A new study published in the New England Journal of Medicine found that the more frequently you wash your body, the better your chances of getting the flu.
The study analyzed data from more than 7,000 participants between January 2011 and January 2017.
Researchers found that washing your hands more frequently in the first week of the flu season, followed by the second week of flu season were associated with lower risk of infection and higher levels of antibody antibodies.
“Our data suggest that washing hands twice daily for two weeks is the best strategy for preventing the onset of the virus in the body,” said Dr. Jana Pajic, the study’s lead author and a professor of microbiology at the University of California, Davis.
“If you do it twice a day, you’re not going to get a good picture of what’s going on, and if you do twice a night, you don’t get a very good picture,” she said.
The findings have implications for how we think about what counts as a safe environment for the flu virus, and what we can do to prevent it.
The researchers said that although people were likely to be washing their hands at home, this study shows that washing twice a month might be a better strategy than washing once a week.
They also recommend people wash their hands after eating.
“Washing your hands with soap and water after eating is not a very efficient way of preventing infection because you have a much smaller window of opportunity to get the virus on your hands,” Pajac said.
“You can get a small amount of the germs on your skin and it’s a very, very small amount compared to the amount that you would need to get if you were doing it daily.”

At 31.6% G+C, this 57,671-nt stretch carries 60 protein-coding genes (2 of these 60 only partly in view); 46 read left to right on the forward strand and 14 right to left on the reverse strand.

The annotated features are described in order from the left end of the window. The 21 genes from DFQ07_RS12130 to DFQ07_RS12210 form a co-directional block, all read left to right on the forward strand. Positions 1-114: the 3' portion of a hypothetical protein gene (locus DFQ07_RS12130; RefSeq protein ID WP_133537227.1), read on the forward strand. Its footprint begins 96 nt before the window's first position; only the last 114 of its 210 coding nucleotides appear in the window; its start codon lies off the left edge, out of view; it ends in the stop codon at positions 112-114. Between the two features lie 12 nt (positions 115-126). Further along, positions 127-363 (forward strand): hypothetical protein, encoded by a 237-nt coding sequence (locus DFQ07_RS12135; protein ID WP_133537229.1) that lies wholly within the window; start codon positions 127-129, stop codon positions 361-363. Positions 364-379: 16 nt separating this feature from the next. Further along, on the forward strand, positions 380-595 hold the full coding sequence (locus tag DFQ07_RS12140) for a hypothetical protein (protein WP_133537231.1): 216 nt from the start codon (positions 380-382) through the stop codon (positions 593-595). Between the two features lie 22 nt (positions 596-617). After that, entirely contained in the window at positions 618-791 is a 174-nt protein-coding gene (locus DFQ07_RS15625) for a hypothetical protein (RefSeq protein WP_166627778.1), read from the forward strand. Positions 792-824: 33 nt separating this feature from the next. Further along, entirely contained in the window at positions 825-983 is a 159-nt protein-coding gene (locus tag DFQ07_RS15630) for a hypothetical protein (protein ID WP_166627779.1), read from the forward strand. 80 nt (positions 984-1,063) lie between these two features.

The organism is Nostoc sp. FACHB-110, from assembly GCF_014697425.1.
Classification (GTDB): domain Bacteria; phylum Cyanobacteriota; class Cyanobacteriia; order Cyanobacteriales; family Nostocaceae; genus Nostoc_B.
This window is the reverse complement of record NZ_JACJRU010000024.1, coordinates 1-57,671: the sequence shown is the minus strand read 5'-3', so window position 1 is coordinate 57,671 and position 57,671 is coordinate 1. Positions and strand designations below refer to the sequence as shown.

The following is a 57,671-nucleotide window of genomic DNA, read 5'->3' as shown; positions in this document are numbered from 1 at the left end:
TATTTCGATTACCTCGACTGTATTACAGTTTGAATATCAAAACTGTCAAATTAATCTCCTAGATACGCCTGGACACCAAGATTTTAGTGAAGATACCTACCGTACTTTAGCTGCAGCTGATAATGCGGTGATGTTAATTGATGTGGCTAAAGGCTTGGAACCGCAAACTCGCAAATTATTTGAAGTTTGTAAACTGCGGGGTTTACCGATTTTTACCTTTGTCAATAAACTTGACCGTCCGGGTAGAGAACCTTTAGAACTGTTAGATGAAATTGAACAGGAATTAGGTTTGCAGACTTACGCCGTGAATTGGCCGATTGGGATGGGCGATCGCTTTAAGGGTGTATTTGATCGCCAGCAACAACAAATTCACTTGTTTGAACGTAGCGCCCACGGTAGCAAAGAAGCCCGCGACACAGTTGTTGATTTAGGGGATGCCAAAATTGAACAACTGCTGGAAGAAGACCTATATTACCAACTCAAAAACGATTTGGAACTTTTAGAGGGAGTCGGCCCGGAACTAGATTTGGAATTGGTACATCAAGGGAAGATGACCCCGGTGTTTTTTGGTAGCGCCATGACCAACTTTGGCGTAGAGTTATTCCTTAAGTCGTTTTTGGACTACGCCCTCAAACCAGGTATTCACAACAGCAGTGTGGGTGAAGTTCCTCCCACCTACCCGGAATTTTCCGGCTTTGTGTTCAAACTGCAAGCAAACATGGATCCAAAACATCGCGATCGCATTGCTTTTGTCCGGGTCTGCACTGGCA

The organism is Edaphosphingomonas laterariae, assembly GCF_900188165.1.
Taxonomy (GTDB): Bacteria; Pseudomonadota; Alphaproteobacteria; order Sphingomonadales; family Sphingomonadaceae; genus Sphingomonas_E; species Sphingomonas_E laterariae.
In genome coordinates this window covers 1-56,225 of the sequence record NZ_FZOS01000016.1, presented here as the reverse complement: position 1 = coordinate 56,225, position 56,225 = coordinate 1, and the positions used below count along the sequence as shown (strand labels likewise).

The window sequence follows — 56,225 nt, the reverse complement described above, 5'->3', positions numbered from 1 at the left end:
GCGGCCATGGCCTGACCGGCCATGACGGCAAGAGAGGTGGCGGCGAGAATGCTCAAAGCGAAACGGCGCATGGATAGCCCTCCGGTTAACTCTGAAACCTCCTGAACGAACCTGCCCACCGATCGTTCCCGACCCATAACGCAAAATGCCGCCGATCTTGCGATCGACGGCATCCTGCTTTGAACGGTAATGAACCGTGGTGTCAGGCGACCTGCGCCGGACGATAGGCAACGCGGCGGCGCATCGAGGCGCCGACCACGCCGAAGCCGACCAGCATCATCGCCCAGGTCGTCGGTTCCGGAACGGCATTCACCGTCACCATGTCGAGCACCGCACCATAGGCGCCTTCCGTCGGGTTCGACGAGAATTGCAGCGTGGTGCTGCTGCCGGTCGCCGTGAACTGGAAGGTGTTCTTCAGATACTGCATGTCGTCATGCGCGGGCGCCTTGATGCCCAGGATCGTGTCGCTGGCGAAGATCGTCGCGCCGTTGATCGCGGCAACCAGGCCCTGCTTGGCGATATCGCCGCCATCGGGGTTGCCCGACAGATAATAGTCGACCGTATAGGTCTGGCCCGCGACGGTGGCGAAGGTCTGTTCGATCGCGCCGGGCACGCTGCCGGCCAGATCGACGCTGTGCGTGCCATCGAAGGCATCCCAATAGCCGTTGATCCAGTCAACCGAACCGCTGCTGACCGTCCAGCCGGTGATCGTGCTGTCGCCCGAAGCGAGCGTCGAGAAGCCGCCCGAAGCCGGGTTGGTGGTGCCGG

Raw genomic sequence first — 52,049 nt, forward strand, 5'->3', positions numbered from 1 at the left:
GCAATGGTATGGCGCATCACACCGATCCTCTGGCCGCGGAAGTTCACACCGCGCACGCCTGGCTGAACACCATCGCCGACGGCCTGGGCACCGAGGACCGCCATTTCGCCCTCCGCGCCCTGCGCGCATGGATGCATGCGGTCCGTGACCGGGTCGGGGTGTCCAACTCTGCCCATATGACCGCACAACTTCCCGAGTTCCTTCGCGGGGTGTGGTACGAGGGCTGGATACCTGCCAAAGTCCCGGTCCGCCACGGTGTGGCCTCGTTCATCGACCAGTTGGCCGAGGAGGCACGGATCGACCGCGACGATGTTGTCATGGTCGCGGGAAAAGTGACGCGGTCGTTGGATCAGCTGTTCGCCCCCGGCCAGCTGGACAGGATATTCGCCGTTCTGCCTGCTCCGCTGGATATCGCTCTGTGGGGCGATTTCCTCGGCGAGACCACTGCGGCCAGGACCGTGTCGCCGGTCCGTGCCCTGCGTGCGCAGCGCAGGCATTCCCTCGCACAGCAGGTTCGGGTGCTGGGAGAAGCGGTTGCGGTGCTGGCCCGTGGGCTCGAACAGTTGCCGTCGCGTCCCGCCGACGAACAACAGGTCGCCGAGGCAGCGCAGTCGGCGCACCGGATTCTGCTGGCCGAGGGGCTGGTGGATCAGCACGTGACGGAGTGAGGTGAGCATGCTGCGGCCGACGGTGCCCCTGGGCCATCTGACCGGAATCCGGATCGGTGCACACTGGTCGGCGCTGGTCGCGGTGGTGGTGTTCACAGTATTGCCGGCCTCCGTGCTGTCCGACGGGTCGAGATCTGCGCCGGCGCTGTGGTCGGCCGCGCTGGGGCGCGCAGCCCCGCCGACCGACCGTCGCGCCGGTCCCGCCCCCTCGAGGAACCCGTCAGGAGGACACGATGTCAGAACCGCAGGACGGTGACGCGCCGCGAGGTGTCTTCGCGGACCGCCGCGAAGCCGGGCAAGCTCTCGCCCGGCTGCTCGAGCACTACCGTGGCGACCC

The researchers did find that people who did wash their bodies twice a year were less likely to get sick during the second and third weeks of flu seasons.
The risk of contracting the flu was reduced for washing twice daily, but that wasn’t the case for people who washed their hands less frequently.
Pajico said that while the research doesn’t prove that washing once or twice a daily will be more effective than washing twice or thrice a day for the duration of the pandemic, it does indicate that the time it takes to wash once or thrash twice is much longer than it used to be.
“It’s certainly a positive result,” she told ABC News.
“The data suggests that washing with soap is a very effective strategy, but it’s also a very small window of time and it takes a lot of practice to do so effectively.”
Pajicc also noted that it’s possible that washing is just not as important as washing in general.
“There are a lot more people who are washing their bodies than washing their clothes and other things,” she noted.
“We have no data on that, and so we don’t know how much people are washing.”
In general, people are more likely to become ill if they don’t wash their clothes or use a toilet seat that’s close to where they’re washing their body, Pajica said.
And washing is also an important step for avoiding infections, and avoiding symptoms of the disease, Pabic said.